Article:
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Carbon Cap and Trade Would Not Be the Same as Sulfur Cap and Trade...

03/26/2010

Proponents of a carbon cap and trade market have contended the following: given that sulfur cap and trade has been economically efficient, let’s emulate this model with the creation of a carbon cap and trade market. This argument, however, is strictly theoretical. In other words, it disregards the difference in size between what would be a large scale, far reaching carbon cap and trade market, and an inherently small scale sulfur cap and trade market. Today’s functioning sulfur dioxide program only targets 445 power plants, whereas a predominantly carbon based, greenhouse gas emissions cap and trade program would target millions of sources.

According to the Institute for Energy Research, a carbon cap and trade market would cover a variety of emitting sources, including: “electricity production, planes, trains, automobiles, ships, home furnaces,” etc.

Regarding the cost differential between sulfur trading markets and carbon trading markets, the Institute for Energy Research goes on to explain;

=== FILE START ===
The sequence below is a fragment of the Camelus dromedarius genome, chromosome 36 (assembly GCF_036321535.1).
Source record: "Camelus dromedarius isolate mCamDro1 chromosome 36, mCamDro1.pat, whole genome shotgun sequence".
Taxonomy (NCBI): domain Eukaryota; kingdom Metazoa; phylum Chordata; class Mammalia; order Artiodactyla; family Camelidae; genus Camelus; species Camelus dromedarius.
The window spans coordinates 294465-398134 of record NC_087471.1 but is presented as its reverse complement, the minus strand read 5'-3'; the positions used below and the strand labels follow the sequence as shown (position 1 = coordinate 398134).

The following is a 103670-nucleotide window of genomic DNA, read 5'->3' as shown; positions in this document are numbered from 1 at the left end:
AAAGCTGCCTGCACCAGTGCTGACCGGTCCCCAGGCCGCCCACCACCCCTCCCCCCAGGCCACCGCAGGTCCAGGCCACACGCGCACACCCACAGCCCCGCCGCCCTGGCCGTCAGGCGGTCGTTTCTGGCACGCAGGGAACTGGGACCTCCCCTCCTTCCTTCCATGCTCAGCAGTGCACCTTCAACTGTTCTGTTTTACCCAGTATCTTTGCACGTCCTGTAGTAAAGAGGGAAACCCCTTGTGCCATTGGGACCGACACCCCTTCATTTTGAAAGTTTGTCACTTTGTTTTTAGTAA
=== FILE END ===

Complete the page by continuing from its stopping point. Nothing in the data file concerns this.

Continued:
….many low-cost sulfur control options existed when the program took effect. This is not the case with carbon dioxide control technologies. There are no control technologies that are commercially available at commercially-competitive prices.

The Institutive for Energy Research then clarifies:

Indeed, the cost-effective way to reduce carbon dioxide emissions is to use less energy. But energy is the lifeblood of the economy. Energy allows us to do more work with less time and effort. As a result, there is a strong correlation between energy use and economic prosperity.

Suffice it to say, although the U.S.’s small scale sulfur trading market has been economically efficient, a carbon cap and trade market would inevitably produce economically negative, unintended consequences. A federally regulated carbon cap and trade market would sever the U.S.’s ability to propel and sustain its currently high levels of productivity and growth; and at a steep cost. Therefore, it would be economically imprudent to rush to implement a carbon cap and trade system on the basis that sulfur cap and trade has been successful. When comparing the two, size matters!